“God Guns & Guts Made America Free”


Carter’s rise to power began in 1971, the association’s centennial year, when Executive Vice President Maxwell Rich began to speak of a “National Shooting Center” and the need to keep pace “with a changing world.” Also that year, NRA President Woodson D. Scott, a New York attorney, suggested that NRA headquarters might well be moved to avoid “adverse conditions in Washington.” One condition cited as adverse to the NRA was the high cost of competing with federal wage scales. Other conditions were left unstated, but everyone knew what they were, especially after an NRA lobbyist was fatally wounded by a thug with a gun and a staff editor was twice assaulted by armed thieves. After that, the NRA administration of Maxwell Rich couldn’t get out of Washington fast enough, and plans were prepared to move the headquarters staff west to Colorado Springs. The Springs would be convenient to Raton, New Mexico, where the NRA would soon purchase 37,700 acres and draw up a master plan for its projected $30,000,000 National Center. The “Shooting” Center? No, that word had been changed to “Outdoor.” There would still be shooting, all right, but there would also be programs in conservation and wilderness survival.

Guns & Ammo , meanwhile, had uncovered a startling bit of news. In its April, 1975, issue, Washington correspondent C. E. Clay ton revealed that “high officials” of the NRA were “considering a plan that would license every gun owner in the country. What’s more the proposal would apparently have the NRA be the federal government’s official ‘licenser.’ ” Maxwell Rich later conceded that such a proposal had indeed been circulated at NRA headquarters, but that it “definitely was not presented to the NRA Board of Directors.…”

With their confidence shaken in the Rich administration, some NRA members began to question the proposed activities at Raton and Colorado Springs. The Outdoor Center at Raton, it was said, might well become a haven for “bird watchers” and “butterfly netters.” And the move to Colorado Springs was seen as a ploy to dilute the effectiveness of Harlon Carter’s Washington-oriented Institute for Legislative Action.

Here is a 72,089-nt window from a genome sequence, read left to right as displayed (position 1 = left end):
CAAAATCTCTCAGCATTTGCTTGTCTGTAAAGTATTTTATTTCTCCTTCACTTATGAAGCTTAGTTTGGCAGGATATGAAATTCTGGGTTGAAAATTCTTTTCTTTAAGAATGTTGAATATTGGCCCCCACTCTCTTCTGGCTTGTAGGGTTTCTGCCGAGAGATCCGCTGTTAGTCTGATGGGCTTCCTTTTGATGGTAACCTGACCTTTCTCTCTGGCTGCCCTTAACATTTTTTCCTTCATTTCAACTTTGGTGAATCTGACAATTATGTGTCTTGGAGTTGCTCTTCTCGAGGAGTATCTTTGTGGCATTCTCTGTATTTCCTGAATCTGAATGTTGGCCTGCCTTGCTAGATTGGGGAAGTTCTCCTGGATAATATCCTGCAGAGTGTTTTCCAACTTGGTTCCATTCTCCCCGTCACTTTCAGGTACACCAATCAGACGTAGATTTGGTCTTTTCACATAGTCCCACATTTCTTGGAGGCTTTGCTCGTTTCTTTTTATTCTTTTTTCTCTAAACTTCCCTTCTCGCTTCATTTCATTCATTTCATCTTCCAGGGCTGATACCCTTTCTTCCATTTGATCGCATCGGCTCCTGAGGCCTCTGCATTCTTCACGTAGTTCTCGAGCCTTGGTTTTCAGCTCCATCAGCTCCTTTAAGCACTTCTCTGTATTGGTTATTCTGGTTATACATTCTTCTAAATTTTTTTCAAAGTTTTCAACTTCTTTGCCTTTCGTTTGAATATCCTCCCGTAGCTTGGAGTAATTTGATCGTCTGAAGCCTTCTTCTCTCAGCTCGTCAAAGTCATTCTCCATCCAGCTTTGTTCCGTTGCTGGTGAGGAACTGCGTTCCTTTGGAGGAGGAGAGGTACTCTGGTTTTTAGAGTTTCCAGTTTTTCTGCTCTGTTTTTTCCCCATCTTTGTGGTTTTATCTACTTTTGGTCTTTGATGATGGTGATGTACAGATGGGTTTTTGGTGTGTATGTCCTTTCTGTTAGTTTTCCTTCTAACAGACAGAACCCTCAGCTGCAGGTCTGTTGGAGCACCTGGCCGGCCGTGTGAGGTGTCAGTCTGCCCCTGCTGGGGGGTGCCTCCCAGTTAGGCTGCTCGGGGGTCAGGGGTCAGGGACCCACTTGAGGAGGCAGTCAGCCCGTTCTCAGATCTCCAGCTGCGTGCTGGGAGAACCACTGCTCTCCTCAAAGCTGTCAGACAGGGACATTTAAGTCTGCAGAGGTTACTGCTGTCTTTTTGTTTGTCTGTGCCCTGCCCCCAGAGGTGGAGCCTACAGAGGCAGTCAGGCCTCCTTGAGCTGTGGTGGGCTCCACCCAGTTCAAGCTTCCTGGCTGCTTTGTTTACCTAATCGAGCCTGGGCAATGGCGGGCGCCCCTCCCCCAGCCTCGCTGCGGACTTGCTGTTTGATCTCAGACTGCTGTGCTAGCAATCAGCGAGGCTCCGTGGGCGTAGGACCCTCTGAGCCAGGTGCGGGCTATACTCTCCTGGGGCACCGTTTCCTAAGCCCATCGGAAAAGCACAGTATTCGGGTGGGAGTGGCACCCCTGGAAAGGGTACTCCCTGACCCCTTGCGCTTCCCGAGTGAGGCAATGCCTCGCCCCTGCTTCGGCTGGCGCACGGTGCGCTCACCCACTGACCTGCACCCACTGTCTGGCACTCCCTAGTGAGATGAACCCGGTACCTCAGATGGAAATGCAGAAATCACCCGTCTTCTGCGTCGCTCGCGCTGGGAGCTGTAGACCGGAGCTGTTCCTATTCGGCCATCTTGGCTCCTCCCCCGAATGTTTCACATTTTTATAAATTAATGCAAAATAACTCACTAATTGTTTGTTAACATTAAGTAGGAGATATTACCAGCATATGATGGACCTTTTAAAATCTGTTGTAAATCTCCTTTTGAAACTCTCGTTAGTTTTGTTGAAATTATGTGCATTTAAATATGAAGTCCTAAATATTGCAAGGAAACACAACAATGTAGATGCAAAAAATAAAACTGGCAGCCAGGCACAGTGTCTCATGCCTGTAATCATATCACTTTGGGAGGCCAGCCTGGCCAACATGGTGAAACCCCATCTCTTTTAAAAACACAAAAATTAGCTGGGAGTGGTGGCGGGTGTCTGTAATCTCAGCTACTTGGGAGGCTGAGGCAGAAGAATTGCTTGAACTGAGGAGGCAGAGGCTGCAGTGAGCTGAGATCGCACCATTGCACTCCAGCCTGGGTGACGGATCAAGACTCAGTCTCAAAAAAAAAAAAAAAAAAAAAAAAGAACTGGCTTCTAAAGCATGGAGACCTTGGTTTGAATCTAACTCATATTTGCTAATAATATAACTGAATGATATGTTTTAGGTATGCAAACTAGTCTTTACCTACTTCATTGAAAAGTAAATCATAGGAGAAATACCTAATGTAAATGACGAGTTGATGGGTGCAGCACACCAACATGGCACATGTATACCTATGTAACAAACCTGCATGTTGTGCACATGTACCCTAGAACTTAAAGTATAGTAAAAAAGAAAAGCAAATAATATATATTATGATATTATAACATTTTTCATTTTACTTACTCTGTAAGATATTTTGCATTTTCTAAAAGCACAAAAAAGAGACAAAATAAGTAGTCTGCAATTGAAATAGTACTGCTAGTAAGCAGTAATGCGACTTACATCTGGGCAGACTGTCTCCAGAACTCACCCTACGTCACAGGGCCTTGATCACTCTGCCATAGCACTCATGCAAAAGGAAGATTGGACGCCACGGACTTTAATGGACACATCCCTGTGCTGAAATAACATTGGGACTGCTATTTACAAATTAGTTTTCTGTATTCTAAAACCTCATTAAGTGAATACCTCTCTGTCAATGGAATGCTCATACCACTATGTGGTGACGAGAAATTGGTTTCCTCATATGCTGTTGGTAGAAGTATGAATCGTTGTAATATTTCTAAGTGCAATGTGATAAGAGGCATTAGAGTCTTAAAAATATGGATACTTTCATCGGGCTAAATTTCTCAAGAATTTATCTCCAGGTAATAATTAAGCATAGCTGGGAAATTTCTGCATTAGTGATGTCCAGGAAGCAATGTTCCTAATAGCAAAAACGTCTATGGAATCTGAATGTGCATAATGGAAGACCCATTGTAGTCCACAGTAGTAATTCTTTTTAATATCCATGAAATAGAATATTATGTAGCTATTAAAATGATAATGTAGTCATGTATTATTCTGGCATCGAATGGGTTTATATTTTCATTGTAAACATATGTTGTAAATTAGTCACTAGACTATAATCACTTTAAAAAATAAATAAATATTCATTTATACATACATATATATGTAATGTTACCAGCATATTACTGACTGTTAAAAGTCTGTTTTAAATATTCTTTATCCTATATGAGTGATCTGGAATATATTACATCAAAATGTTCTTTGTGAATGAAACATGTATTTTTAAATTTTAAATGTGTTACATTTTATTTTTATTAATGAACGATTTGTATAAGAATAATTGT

These were the issues, then, as more than two thousand NRA members crowded into the Cincinnati Convention-Exposition Center for the association’s annual meeting. Only life members were entitled to vote. They voted to oust Maxwell Rich. They voted to oust most of Rich’s management team. They voted a one-year suspension of further spending on the Raton Outdoor Center. They voted to block the new headquarters at Colorado Springs. And with their voices rising to the rafters, they voted Harlon B. Carter into the most powerful post of the American gunnery.


Camp Perry is a National Guard facility located on the shore of Lake Erie northwest of Port Clinton, Ohio. It is a flat and rather monotonous piece of property, about six hundred acres all told, and is doubtless remembered with mixed feelings by thousands of Italian and German veterans who, relieved of their Mannlicher-Carcanos and Mausers at Anzio and other such places, were posted there as prisoners to sit out World War II. Camp Perry was discovered, after a fashion, in 1905, by General Ammon Critchfield of the Ohio National Guard, who was shooting ducks in a marsh when it occurred to him that, with a little landfill, one also might shoot at targets. The Ohio legislature agreed and appropriated twenty-five thousand dollars to purchase the first three hundred acres. Critchfield immediately informed the National Rifle Association that a splendid new shooting range would be available for the national matches of 1907. Drainage, of course, would be a problem. But the general was confident. “We’ll get the camp so dry,” he said, “the bullfrogs will have to carry canteens.”